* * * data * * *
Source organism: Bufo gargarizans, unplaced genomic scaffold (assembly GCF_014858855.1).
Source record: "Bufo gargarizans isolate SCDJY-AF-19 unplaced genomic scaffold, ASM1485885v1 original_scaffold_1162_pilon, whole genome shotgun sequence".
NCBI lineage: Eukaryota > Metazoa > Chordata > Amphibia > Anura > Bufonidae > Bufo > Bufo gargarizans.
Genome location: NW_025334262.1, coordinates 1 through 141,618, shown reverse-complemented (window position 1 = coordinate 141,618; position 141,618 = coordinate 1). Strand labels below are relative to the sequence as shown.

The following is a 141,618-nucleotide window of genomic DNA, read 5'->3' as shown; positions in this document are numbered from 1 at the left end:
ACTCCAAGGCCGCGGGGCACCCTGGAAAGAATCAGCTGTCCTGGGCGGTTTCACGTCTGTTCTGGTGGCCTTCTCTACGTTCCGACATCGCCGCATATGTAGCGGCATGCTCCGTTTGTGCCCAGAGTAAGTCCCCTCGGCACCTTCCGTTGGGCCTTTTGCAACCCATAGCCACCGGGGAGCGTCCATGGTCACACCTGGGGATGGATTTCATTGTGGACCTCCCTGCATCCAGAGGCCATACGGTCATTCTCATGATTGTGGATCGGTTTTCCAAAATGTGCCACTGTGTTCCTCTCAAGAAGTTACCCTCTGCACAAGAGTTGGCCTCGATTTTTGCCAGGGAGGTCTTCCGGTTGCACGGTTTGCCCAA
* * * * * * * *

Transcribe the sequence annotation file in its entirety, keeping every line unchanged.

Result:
Source organism: Bufo gargarizans, unplaced genomic scaffold (assembly GCF_014858855.1).
Source record: "Bufo gargarizans isolate SCDJY-AF-19 unplaced genomic scaffold, ASM1485885v1 original_scaffold_1162_pilon, whole genome shotgun sequence".
NCBI lineage: Eukaryota > Metazoa > Chordata > Amphibia > Anura > Bufonidae > Bufo > Bufo gargarizans.
Genome location: NW_025334262.1, coordinates 1 through 141,618, shown reverse-complemented (window position 1 = coordinate 141,618; position 141,618 = coordinate 1). Strand labels below are relative to the sequence as shown.

The following is a 141,618-nucleotide window of genomic DNA, read 5'->3' as shown; positions in this document are numbered from 1 at the left end:
ACTCCAAGGCCGCGGGGCACCCTGGAAAGAATCAGCTGTCCTGGGCGGTTTCACGTCTGTTCTGGTGGCCTTCTCTACGTTCCGACATCGCCGCATATGTAGCGGCATGCTCCGTTTGTGCCCAGAGTAAGTCCCCTCGGCACCTTCCGTTGGGCCTTTTGCAACCCATAGCCACCGGGGAGCGTCCATGGTCACACCTGGGGATGGATTTCATTGTGGACCTCCCTGCATCCAGAGGCCATACGGTCATTCTCATGATTGTGGATCGGTTTTCCAAAATGTGCCACTGTGTTCCTCTCAAGAAGTTACCCTCTGCACAAGAGTTGGCCTCGATTTTTGCCAGGGAGGTCTTCCGGTTGCACGGTTTGCCCAA